Staci Rubin, Alternatives for Community & Environment, (617) 442-3343 x236, firstname.lastname@example.org
Virginia Jeppson, Citizens for a Better Brockton, (508) 587-6615
Ed Byers, Stop The Power, (508) 326-1029
[Boston - March 4] Today, the Massachusetts Supreme Judicial Court (SJC) will hear the first state environmental justice case, entitled City of Brockton, et al. v. Energy Facilities Siting Board and docketed as SJC-11406. The case presents claims by affected residents that the Energy Facilities Siting Board (EFSB) improperly approved a plan to build a dirty fossil-fuel power plant in a low-income community of color without adequately taking account of the requirements of the state's Environmental Justice Policy.
Residents of Brockton and West Bridgewater have campaigned against Brockton Power, LLC's proposed power plant for more than seven years because it would create more pollution and public health hazards in a densely-populated community already overburdened by polluting facilities. Brockton has higher rates of asthma, premature mortality, and cardiovascular hospital admissions than the statewide average. Said Brockton resident Barbara Carchidi, "This is simply the wrong location for this very large polluting and potentially dangerous facility Ã¢â‚¬â€œ it is less than a third of a mile from schools, elderly communities and
hundreds of people who live and work in the area."
Environmental justice is the equal protection and meaningful involvement of all people with respect to the development, implementation, and enforcement of environmental laws, regulations, and policies, and the equitable distribution of environmental benefits and burdens. Under the 2002 Massachusetts Environmental Justice Policy, certain state agencies, including the EFSB, must make environmental justice an integral consideration in their programs.
"Historically, multinational corporations, with projects such as this, are known to locate such projects in poor densely-populated areas where residents are too poor or politically unconnected to fight back. It's ironic that Brockton, a classic example of such a community, is now being forced to defend itself in the state's highest court as if it were the perpetrator of a misdeed for daring to fight such a travesty," said Laurie Matthews, an East Bridgewater resident involved with a community group opposing the power plant.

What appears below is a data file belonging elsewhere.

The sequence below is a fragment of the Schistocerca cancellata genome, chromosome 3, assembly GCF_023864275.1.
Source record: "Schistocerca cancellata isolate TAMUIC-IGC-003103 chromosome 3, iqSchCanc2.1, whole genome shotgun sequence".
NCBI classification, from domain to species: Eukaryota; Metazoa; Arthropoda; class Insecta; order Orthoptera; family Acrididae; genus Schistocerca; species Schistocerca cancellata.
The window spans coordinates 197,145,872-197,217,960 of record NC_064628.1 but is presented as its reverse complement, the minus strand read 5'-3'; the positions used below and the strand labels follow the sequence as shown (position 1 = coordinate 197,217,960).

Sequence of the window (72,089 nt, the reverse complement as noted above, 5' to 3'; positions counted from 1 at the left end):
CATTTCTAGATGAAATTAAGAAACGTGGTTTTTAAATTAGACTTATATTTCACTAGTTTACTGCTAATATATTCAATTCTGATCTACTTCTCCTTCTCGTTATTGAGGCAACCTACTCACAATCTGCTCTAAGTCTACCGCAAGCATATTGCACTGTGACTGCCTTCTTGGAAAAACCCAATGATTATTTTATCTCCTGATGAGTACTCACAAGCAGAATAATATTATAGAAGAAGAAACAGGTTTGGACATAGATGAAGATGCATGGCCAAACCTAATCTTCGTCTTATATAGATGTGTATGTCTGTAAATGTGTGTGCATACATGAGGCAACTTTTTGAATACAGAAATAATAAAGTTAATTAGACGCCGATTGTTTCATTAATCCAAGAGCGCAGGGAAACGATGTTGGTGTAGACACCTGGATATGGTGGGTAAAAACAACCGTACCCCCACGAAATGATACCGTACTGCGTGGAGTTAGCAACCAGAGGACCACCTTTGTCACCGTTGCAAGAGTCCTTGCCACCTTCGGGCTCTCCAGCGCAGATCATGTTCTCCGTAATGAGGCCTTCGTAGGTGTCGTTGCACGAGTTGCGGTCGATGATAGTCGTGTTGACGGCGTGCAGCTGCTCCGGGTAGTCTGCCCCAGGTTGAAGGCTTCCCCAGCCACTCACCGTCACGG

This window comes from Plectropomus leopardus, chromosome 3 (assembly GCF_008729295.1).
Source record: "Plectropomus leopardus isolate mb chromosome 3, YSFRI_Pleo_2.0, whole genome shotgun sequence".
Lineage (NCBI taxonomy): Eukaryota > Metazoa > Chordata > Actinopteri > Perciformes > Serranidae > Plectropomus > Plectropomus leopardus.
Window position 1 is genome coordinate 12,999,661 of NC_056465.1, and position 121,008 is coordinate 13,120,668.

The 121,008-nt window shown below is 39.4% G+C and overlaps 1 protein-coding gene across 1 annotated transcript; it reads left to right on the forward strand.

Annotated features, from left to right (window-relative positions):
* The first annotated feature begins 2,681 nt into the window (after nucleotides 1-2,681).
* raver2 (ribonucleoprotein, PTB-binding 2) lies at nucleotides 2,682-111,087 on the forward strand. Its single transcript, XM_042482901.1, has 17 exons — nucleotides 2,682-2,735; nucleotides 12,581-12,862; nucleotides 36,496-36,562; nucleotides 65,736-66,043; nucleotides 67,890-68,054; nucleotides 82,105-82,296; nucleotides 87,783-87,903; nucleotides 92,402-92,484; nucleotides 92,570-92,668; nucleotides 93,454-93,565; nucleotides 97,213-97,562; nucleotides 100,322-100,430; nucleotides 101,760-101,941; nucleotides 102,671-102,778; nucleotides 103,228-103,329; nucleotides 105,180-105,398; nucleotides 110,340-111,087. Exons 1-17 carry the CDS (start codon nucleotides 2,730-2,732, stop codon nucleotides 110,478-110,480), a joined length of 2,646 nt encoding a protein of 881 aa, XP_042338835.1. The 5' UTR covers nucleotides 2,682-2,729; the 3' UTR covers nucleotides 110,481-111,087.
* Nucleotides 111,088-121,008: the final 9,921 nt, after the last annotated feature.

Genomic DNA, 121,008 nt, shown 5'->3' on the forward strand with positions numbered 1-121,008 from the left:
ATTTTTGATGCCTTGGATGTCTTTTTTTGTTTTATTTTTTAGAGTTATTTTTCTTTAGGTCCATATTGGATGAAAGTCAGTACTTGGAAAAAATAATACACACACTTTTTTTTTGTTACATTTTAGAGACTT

Today, the SJC will hear and consider the environmental justice arguments made on behalf of eight Brockton and nine West Bridgewater residents, who are represented pro bono by Alternatives for Community & Environment (ACE) and the law firm of Sugarman, Rogers, Barshak & Cohen, P.C. The residents, who are joined in these arguments by the City of Brockton and the Town of West Bridgewater, contend that the EFSB failed to make findings on key evidence and misconstrued the scope of the Environmental Justice Policy.
This case has generated significant attention. Three organizations filed briefs as amici curiae - friends of the court - explaining why they support the position of Brockton and West Bridgewater residents. The Lawyers' Committee for Civil Rights and Economic Justice stated in its brief that:
- "[t]he Commonwealth's laws and policies must be crafted and interpreted in a substantively robust manner to overcome the systemic inequalities that fostered environmental injustice in the first place."
Hands Across the River Coalition, an environmental justice organization in New Bedford, stated in its brief that this case is "about the right of all people in the Commonwealth, regardless of their ethnicity, race, or socio-economic status, to equal protection from an unfair share of environmental pollution from industrial operations." The Conservation Law Foundation, in its brief, provided specific examples of various ways in which the EFSB could have met its obligations with respect to the Environmental Justice Policy.
ACE is proud to have supported the Brockton and West Bridgewater residents for the past seven years through our Environmental Justice Legal Services program. ACE is hosting a viewing party at 2181 Washington Street, Suite 301 in Roxbury today starting at 8:45 a.m. where ACE members, allies, and supporters will gather to watch the oral argument via a live webcast from the court online at http://www2.suffolk.edu/sjc/ and to show their support for the fight for equal access to justice and the right for all residents to be decision-makers in our neighborhoods.